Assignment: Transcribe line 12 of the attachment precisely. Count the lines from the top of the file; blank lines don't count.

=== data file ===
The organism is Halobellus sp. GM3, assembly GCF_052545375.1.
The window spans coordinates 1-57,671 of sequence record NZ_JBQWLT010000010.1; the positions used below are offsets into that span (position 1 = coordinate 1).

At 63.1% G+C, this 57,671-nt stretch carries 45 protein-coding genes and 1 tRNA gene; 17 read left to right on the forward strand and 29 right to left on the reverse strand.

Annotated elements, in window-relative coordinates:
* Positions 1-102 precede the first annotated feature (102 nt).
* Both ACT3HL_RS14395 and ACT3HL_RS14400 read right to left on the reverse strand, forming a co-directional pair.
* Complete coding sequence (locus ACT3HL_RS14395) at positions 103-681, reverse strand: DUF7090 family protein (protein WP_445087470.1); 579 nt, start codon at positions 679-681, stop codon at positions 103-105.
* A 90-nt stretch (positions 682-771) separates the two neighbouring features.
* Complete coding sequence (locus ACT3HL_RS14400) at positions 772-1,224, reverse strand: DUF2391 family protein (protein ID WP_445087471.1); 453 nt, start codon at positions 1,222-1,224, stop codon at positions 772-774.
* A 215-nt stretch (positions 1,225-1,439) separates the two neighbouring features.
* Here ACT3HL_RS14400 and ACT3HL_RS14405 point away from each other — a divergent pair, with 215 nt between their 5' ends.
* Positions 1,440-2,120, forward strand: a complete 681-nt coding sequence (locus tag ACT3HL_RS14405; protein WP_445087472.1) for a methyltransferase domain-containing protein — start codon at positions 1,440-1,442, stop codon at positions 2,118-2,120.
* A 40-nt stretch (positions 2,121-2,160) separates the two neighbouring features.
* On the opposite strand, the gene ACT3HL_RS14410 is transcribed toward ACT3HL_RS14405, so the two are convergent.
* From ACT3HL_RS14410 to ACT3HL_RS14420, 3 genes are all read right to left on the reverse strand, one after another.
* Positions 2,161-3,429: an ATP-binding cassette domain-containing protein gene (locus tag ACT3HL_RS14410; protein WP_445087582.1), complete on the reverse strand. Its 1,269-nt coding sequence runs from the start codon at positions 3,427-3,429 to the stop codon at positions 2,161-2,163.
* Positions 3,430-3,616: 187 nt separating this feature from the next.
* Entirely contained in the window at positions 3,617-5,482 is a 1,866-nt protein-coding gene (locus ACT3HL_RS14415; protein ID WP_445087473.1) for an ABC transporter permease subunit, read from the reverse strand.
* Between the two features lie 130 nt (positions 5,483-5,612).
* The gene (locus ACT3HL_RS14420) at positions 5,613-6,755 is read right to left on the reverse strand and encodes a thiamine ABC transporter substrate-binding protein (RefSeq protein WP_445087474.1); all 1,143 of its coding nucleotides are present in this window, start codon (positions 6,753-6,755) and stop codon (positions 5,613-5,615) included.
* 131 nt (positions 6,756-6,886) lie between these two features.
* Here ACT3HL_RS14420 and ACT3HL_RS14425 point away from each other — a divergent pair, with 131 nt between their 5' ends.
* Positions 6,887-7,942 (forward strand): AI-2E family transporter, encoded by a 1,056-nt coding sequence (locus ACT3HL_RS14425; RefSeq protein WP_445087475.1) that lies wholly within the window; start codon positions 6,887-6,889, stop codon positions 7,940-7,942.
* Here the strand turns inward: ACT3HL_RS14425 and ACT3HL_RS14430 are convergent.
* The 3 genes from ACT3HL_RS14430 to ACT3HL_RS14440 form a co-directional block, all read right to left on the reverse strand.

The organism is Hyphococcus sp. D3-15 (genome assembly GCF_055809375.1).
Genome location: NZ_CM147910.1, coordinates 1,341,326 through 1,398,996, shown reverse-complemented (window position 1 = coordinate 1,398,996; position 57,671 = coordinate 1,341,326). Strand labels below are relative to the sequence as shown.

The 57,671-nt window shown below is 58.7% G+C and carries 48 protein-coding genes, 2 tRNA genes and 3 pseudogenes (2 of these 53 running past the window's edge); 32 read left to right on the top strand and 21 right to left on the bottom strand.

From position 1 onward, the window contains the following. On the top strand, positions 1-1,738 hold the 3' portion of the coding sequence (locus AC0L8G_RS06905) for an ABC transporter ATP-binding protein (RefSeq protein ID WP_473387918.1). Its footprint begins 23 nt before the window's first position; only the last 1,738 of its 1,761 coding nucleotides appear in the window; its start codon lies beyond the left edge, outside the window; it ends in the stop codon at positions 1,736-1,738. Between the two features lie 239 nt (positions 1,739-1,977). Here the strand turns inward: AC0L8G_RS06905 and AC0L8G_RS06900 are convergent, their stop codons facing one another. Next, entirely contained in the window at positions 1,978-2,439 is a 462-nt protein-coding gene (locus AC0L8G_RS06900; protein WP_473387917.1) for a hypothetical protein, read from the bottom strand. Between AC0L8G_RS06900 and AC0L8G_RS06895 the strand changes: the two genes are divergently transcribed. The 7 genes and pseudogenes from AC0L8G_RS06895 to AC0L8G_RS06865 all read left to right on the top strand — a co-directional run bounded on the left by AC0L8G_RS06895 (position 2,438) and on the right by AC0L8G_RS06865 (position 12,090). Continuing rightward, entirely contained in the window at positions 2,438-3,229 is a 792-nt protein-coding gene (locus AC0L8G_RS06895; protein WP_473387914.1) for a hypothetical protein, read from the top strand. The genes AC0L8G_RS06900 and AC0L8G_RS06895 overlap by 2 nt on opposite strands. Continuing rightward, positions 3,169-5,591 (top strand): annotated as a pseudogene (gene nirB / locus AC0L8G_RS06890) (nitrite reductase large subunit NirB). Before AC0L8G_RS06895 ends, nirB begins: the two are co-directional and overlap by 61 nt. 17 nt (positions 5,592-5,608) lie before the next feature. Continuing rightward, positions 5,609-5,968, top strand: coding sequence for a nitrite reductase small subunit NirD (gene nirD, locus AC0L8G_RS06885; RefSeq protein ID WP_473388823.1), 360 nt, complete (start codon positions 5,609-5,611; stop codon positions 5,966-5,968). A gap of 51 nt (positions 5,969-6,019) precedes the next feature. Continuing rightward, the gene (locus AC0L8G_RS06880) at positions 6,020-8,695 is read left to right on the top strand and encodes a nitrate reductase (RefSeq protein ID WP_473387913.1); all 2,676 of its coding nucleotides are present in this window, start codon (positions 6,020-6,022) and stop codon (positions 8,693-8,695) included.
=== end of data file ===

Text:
* Positions 1,440-2,120, forward strand: a complete 681-nt coding sequence (locus tag ACT3HL_RS14405; protein WP_445087472.1) for a methyltransferase domain-containing protein — start codon at positions 1,440-1,442, stop codon at positions 2,118-2,120.